...

On Oct 17, 1:55 pm, D Yuniskis wrote:
Hi,

We're in the process of some significant
remodeling/updating, here. Among the items we're
looking to purchase are all/most of the major home
appliances: frig, dishwasher, oven/stove/range,
washer, dryer (hmmm... why isn't that "drier"? : ),
water softener, hot water heater, etc.

I have been disappointed in the choices available
for most of these items. "Too much electronic
content" :-/

E.g., we are in a good market (DSW) for solar water
heating. Ignoring the exhorbitant prices these
folks want to charge for these things (hint: you can
buy 10 conventional water heaters -- INSTALLED -- for
the price of one solar unit!), I am leary of the
electronic content in some of the units we've examined
(we have also looked at "on demand" heaters -- same
issue applies).

I can just see the inevitable service call: "Yup,
you're gonna need a new computer board. That'll be
$400...". Of course, expecting anyone to actually
*repair* (instead of swap out) these things -- least
of all a PLUMBER -- is ridiculous. Despite the fact
that, I imagine, most repairs would be trivial.

The same holds true of all the other appliances I
mentioned.

And, even with the right skillset, I suspect *I* would
be screwed as the manufacturers wouldn't make available
any detailed documentation to let me do a component
level repair ("Does refrigerator cool? If yes, proceed
to step 3; if no, REPLACE assembly 107X-3")

This is further complicated by some of the numbers
salesgrunts tout regarding life expectancy of many
of these appliances (7 years for a $3000 refrigerator??
Jeez! The one we have now is 20 years old; the one
in my folks' basement is over 50...)

Anyone have any firsthand insights into this stuff?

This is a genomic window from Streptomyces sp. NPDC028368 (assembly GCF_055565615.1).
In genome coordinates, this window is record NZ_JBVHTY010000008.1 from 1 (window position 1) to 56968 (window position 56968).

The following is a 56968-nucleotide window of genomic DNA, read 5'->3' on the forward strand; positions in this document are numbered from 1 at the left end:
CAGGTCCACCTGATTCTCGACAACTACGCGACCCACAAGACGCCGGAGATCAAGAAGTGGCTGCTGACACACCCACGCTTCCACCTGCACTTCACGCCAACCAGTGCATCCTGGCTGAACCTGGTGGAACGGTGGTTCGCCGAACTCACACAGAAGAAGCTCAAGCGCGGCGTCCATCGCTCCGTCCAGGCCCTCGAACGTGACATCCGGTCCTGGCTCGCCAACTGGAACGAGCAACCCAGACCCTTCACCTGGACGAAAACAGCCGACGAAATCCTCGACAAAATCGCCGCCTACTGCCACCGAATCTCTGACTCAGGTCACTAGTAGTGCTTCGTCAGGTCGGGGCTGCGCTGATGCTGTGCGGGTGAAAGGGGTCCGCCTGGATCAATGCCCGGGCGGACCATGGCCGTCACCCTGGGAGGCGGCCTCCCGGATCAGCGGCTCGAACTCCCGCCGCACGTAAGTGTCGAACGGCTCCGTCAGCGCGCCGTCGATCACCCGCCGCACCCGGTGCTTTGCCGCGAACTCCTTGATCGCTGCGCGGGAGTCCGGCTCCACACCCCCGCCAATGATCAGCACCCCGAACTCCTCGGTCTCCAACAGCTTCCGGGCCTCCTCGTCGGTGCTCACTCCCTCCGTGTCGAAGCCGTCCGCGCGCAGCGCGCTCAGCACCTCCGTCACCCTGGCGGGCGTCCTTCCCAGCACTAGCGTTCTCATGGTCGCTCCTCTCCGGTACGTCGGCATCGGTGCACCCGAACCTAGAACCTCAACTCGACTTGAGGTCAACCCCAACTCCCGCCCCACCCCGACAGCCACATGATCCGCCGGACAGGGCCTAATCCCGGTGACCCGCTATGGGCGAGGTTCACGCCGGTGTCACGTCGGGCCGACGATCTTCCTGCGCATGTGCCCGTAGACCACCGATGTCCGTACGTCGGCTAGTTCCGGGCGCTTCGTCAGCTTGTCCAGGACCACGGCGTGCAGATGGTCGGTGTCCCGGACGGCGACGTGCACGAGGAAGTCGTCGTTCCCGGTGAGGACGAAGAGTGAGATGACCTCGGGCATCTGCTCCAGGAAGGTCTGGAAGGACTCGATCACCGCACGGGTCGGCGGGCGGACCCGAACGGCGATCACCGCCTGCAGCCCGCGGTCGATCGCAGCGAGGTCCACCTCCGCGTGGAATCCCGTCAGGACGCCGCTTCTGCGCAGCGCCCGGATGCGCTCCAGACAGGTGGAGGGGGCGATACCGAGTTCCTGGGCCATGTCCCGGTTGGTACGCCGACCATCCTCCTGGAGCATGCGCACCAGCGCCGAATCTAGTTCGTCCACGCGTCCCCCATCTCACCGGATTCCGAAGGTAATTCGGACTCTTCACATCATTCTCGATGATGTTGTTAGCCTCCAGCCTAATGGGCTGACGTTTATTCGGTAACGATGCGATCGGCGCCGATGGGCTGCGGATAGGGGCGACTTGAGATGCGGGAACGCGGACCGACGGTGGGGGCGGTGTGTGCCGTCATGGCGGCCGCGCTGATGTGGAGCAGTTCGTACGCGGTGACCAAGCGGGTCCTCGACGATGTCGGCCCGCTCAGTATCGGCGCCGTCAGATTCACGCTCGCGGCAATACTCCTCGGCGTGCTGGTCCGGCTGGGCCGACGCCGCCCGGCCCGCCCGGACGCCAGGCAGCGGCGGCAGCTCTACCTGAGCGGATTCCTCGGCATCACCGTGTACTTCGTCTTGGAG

I've just started poking around to see what sorts of
parts *are* available (to get a clue for what can be
repaired/replaced) but my research is in its infancy...

Maybe a cave in the hills is a better option??

Thx,
--don


I agree, but with a caveat. First the caveat: The electronically
controlled appliances can really work a lot better and provide
more features than the older mechanical switch and relay designs.
Now the agree part: I have a fairly new washing machine that I
really like. Six months after the one year warranty expired on
the washing machine, it died one day. It would not respond to any
buttons and appeared completely dead except the front plate was
quite warm in one place. A quick check on the manufacturers web
site said the control board assembly was $450 (list price). I
took the machine apart and this control board assembly has three
separate circuit boards that have soldered jumpers connecting
them. Two of the boards contain only push button switches and
lights. The third fairly large board has the processor, other
control and interfacing logic, some more user controls and
lights, and the alphanumeric display. The power supply and
variable speed motor control electronics were elsewhere. The heat
was coming from an onboard 5 volt regulator operating into a dead
short on the 5 volt line feeding all of the circuitry. To make a
long story short, I started trouble shooting the main board and
eventually found a very small shorted surface mount capacitor
between the 5 volt line and ground. After replacing that,
everything returned to normal. If the assembly was priced at $50
I might have replaced it, but $450 provided a lot of motivation
to do a component level repair. I hate to think what the final
price would have been if I had called a service company.

David